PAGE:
After reading that the Dow Jones industrial average had hit an all time high on Wednesday, I read this Mother Jones article about something called “speedup,” originally published July/August 2011 issue. Speedup is when a employer asks its employees to do more work for no additional pay or benefits. This phenomenon is, in part, one of the reasons big companies have made a speedy recovery since the economic crash of 2008. Employers squeeze extra productivity out of fewer employees, which improves their bottom line and drives profits up.
It’s the sort of statistic that allows economists and politicians to claim that our economy is on the rise and that we’re in a recovery. Profits are up and business is good, from a certain perspective. But if you think about it, speedup can only be good for the employers, not the employees. From Mother Jones:
For 90 percent of American workers, incomes have stagnated or fallen for the past three decades, while they’ve ballooned at the top, and exploded at the very tippy-top: By 2008, the wealthiest 0.1 percent were making 6.4 times as much as they did in 1980 (adjusted for inflation). And just to further fuel your outrage, that 22 percent increase in profits? Most of it accrued to a single industry: finance.
In other words, all that extra work you’ve taken on—the late nights, the skipped lunch hours, the missed soccer games—paid off. For them.
Businesses are making money and increasing productivity by giving Americans more work, and Americans are only too happy to accept—after all, a demanding, backbreaking job with low pay is better than no job and no money. And if that first job isn’t enough, some of us will take a second job rather than fight for our wages at the first.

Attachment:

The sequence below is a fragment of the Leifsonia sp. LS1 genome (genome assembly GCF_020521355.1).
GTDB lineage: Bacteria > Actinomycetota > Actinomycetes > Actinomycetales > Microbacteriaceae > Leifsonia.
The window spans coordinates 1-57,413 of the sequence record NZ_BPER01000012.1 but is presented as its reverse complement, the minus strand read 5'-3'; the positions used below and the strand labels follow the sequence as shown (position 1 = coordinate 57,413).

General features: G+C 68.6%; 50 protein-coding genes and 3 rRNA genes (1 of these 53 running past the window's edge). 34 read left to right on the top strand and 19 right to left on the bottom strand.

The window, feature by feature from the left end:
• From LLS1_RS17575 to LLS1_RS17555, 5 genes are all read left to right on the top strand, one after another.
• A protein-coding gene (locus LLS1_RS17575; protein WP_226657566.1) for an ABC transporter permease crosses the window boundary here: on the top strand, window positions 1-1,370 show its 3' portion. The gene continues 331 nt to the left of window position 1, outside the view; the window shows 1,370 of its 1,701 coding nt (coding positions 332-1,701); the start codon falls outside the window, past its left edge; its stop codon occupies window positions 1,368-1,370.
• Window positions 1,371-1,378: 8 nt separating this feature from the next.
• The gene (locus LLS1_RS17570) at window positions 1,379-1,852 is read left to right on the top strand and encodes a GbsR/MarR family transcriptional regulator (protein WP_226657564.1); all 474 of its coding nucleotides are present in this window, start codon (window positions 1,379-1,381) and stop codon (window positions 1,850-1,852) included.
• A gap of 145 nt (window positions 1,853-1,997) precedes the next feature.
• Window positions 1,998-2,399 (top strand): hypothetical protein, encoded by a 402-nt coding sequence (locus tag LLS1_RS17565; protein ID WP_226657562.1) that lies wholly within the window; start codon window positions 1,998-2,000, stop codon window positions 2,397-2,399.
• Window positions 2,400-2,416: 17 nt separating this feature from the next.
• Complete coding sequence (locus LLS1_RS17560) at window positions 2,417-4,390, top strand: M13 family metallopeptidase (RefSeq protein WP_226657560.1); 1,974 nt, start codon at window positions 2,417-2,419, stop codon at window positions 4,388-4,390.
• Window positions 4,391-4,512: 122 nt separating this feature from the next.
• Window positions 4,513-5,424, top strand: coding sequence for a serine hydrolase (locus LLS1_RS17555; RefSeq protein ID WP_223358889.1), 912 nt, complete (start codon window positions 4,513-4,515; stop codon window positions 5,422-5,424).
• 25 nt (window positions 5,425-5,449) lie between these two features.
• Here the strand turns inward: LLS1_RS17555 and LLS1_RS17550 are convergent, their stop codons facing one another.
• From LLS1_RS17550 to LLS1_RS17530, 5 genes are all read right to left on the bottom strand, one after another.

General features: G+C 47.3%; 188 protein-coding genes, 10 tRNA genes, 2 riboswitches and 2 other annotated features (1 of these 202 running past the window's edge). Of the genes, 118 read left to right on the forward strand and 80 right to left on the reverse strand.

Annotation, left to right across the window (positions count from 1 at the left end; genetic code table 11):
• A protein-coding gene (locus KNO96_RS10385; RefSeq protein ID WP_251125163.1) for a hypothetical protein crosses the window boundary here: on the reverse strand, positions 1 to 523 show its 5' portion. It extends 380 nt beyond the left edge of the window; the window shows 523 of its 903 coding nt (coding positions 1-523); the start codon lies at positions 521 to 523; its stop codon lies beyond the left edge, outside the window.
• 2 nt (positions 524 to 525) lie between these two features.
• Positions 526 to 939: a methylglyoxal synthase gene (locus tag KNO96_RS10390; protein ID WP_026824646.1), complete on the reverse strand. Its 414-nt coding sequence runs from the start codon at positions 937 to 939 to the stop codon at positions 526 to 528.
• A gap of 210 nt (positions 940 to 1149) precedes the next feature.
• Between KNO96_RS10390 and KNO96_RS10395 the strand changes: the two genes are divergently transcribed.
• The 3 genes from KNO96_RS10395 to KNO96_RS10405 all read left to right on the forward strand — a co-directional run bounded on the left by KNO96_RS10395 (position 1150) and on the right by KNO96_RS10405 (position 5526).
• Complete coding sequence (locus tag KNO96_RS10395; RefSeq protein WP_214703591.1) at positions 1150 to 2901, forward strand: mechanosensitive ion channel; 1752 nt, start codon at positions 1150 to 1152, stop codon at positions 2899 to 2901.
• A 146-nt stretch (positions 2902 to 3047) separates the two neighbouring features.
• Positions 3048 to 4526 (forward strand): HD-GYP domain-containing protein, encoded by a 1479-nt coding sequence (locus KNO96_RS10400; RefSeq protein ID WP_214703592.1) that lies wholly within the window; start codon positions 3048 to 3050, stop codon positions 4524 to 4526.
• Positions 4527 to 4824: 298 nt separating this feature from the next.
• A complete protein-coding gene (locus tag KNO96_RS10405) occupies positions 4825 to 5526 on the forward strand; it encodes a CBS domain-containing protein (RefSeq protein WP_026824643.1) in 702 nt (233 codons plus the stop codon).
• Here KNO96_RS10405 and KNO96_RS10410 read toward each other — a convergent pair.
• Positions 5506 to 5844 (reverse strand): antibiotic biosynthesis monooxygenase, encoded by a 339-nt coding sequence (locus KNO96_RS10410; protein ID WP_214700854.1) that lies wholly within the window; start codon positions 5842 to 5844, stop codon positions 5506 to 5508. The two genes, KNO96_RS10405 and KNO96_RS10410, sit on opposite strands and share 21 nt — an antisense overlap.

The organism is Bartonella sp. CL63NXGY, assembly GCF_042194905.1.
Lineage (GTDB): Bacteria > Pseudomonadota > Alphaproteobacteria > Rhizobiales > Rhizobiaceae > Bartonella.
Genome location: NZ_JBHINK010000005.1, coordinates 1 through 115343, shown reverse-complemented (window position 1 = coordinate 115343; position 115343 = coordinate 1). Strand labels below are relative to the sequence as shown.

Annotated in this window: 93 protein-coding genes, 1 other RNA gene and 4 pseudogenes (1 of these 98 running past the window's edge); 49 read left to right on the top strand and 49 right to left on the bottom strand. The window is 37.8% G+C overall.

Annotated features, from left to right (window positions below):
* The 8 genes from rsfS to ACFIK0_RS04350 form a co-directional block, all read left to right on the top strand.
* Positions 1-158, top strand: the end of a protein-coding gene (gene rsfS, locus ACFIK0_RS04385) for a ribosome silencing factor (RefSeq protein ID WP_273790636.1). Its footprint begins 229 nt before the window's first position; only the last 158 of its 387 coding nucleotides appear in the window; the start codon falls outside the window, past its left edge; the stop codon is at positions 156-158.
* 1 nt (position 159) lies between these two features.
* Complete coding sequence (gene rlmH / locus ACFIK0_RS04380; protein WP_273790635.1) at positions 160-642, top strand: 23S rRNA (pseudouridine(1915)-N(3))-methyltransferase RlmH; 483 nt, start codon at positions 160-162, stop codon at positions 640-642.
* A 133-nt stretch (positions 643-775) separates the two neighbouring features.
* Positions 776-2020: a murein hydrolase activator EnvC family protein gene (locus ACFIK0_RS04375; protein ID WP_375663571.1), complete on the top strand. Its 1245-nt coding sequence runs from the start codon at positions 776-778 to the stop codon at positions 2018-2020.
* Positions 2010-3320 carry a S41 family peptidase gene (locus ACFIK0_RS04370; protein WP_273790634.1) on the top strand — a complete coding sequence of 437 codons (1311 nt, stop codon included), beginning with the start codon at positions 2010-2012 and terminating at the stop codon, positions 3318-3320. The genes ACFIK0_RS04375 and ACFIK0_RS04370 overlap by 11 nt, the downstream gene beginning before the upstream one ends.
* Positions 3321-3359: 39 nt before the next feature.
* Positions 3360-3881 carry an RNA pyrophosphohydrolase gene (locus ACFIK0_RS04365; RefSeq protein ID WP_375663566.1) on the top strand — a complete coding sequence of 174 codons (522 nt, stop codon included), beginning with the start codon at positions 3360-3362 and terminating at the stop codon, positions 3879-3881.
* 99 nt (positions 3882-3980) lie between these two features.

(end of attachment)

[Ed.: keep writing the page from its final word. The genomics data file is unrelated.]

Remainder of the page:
Then I found the above video and it made me a little sick. I’ve looked into the sources a little and believe they are reliable; if they are, America is much worse off than anyone wants to admit. Just ask yourself if you want any small group of people (the top 1% of wage earners) owning more than 50% of the country’s stocks, bonds, and mutual funds.
Beyond the numbers there’s the lie this phenomenon exposes. We live in a culture that champions hard work and condemns laziness—but as a country we refuse to reward that hard work by increasing the standard of living for everyone. Instead, we make excuses for why executives should have even more money and we dismiss those who disagree as Marxists or communists or some other dirty term from the 1950s. We refuse to acknowledge that the rich already have more than they could possibly need, probably at the expense of the poor, and we defend them because some small part of us hopes that we might be that rich someday.
“Redistribution of wealth” is a dirty phrase in this country, but I think its plain that we’ve been redistributing our money for close to three decades now. The burden of extra work and lower wages has been saddled on the working class—and the working poor—so that our richest citizens can become even richer.
In the last thirty years, the money has always been redistributed—not down, but upwards.